Landing the plane is the difficult part

I didn’t know this the first time I took over the flight controls, acknowledging my flight instructor’s command.

“You have control”

“I have control”

(Except I didn’t)

I didn’t know this the first time I donned a navy flight suit and walked out onto the apron (that’s where the aircraft- aircraft, not planes, we were often reminded), flight helmet in hand, proud of myself and excited.

I didn’t know this when I stood in my careers teachers office, holding a pamphlet on careers in the air corps and resolving to prove her wrong as she dismissed me with an ‘it’s very difficult to get in to” and tried to persuade me to consider the much easier (??) path of medicine instead.

I didn’t know this when I sat the interview waiting room, revealing my terrible secret to another prospective candidate.

I had never been on a plane before.

Neither had he, both of us young, earnest, clueless, relieved.

We both were selected.

The interview process was gruelling. Psychometric tests, coordination test, eyesight and physical fitness.

Air corp cadets. 10 of us that year. 8 guys, 2 girls. She and I only the second and third females (female cadets, not girls or women) to train as air corps cadets in Ireland. The first had been unsuccessful in getting her wings. We were determined that where she had failed we would achieve.

First, a six month stint of basic military training in the Curragh camp with the army cadet class, and the naval cadet class (they got away with a paltry three months in the Curragh- and we envied them for it- but only that- their uniforms were silly and planes  were much cooler than naval vessels.

Yes, we were cool. I was cool….

Ahem

Immediately upon arrival at the Curragh camp we were greeted by a tall stern female captain. Her tall sternness must have activated a nervous clumsy energy because my first action was to trip over my bags and skin my knee-one of those knee skinnings that are not deep but drip blood within seconds. Sympathy was not forthcoming; a bandage yes, and an instruction:

“Air corps cadets- haircuts -Monday. “

I didn’t cry when they cut my hair. I didn’t  cry when my 10-year-old brother saw me for the first time after it and looked me sideways once or twice, asked me if it would grow back, that sat back in his chair with relief.

One of my air corps comrades looked at me..

“I heard all the girls were upset about their haircuts and I was going to come over and tell you it wasn’t as bad as all that… but…. ”

He paused and couldn’t stifle a smile, and I couldn’t hold back the tears.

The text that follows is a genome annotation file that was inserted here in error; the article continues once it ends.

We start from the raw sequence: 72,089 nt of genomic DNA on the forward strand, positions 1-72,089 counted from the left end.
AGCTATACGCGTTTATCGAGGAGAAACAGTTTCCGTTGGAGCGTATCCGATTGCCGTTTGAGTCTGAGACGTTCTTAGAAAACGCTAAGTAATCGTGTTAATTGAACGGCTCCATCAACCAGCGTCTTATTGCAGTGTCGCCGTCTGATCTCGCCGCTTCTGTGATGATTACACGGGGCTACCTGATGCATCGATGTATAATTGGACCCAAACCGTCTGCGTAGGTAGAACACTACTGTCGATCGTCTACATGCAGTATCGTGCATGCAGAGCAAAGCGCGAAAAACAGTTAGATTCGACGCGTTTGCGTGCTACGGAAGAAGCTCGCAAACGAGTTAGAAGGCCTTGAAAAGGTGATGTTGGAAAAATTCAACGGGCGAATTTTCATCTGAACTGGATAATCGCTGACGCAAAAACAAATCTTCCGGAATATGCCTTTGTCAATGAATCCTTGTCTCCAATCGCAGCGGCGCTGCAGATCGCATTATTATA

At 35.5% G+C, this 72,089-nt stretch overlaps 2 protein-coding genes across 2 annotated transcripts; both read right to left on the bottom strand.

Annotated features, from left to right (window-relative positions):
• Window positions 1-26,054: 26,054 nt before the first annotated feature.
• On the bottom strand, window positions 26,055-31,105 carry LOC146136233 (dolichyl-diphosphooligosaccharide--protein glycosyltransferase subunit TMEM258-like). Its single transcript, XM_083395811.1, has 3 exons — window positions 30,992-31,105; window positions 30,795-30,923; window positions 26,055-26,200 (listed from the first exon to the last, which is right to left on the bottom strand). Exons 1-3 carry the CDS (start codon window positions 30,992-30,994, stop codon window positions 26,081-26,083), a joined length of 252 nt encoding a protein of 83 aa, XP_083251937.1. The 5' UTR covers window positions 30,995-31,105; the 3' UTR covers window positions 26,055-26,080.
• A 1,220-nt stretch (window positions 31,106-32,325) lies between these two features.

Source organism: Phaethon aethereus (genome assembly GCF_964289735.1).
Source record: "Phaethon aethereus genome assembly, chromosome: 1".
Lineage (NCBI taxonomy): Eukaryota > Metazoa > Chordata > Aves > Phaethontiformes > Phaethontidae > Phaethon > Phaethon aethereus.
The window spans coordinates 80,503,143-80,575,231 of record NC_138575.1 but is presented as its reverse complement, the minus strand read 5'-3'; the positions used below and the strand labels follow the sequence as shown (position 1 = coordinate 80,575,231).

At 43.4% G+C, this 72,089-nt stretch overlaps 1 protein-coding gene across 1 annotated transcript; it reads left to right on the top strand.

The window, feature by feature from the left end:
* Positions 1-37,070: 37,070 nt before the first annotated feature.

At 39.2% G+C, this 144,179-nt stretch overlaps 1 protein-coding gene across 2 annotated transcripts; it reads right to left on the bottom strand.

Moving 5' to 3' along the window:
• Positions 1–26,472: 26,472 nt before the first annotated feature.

So seriously we took the job of soldiering, we sacrificed our locks.  But the curragh was simply a penance, a purgatory on the way to the heaven of flying planes (aircraft) high above the clouds. The six months turned into 8, but eventually, we began our flight training and allowed our hair to grow again.

Flight training. The easy part after all that marching and trench digging and assembling and disassembling rifles. Surely, the easy part?

Groundschool was easy. Theory of flight, meteorology, technical subjects.

Parachute training was…surprisingly brief.

“ In case you need your parachute pull this cord”.

The first couple of flights were fun, but it quickly became like a driving lesson with a grumpy impatient instructor. After 15 hours my instructor was still having to intervene every time on the approach to prevent us plummeting at an angle into the ground.

After you’ve experienced a number of landings, you realise that the plane descent is not at a very steep angle and that get closer to the ground the plane levels out until its just parallel to the ground.

It’s something you learn after a few landings, but after 15, then 16, then 18 hours flying, I still had not learned it. I suppose that might make any instructor impatient and grumpy.

On a Friday morning, I’m informed that I am ‘on review’. Meaning a review flight on Monday morning, which, if it did not go well, the commander of the flight school would take me up for a final review flight and make a decision from there.

I go home for the weekend. It doesn’t feel like there are a lot of practical measures to be taken to address the situation, and I am highly stressed at this point, so I do what any sensible Irish person would do under the circumstances. I met friends in the pub and I watch Father Ted on repeat.

On Monday morning I pray for rain to delay my flight. Instead, it’s an amazing sunny summer’s day- clear blue skies- no winds.

Ideal flying conditions- if you know what you’re doing.

I don’t. The review flight is bad enough for the grumpy impatient instructor to schedule me for the review flight with the flight school commander. Then, it’s like good cop, bad cop. The flight school commander is calm and kind-everything I need to reduce the stress I’m feeling under instruction and for me to land the plane without hitch.

Or should be everything.. but isn’t.

We complete the flight, and make our way back towards the debrief room where we normally returned to after flights, My calm kind pilot, takes off his helmet, and motions for me to take off mine and we stand there in the sunshine and I know the result.

Gently he lets me know that I would not be the first female pilot the Irish air corps would see.

Instead that honour falls to my class mate. The following summer her photo is on the front of national newspapers. I am so proud of her, but tears prick my eyes all the same.

I’ve been on many many flights since, and I have had no desire to fly the planes myself, but I have a deep appreciation for each successful landing.

 

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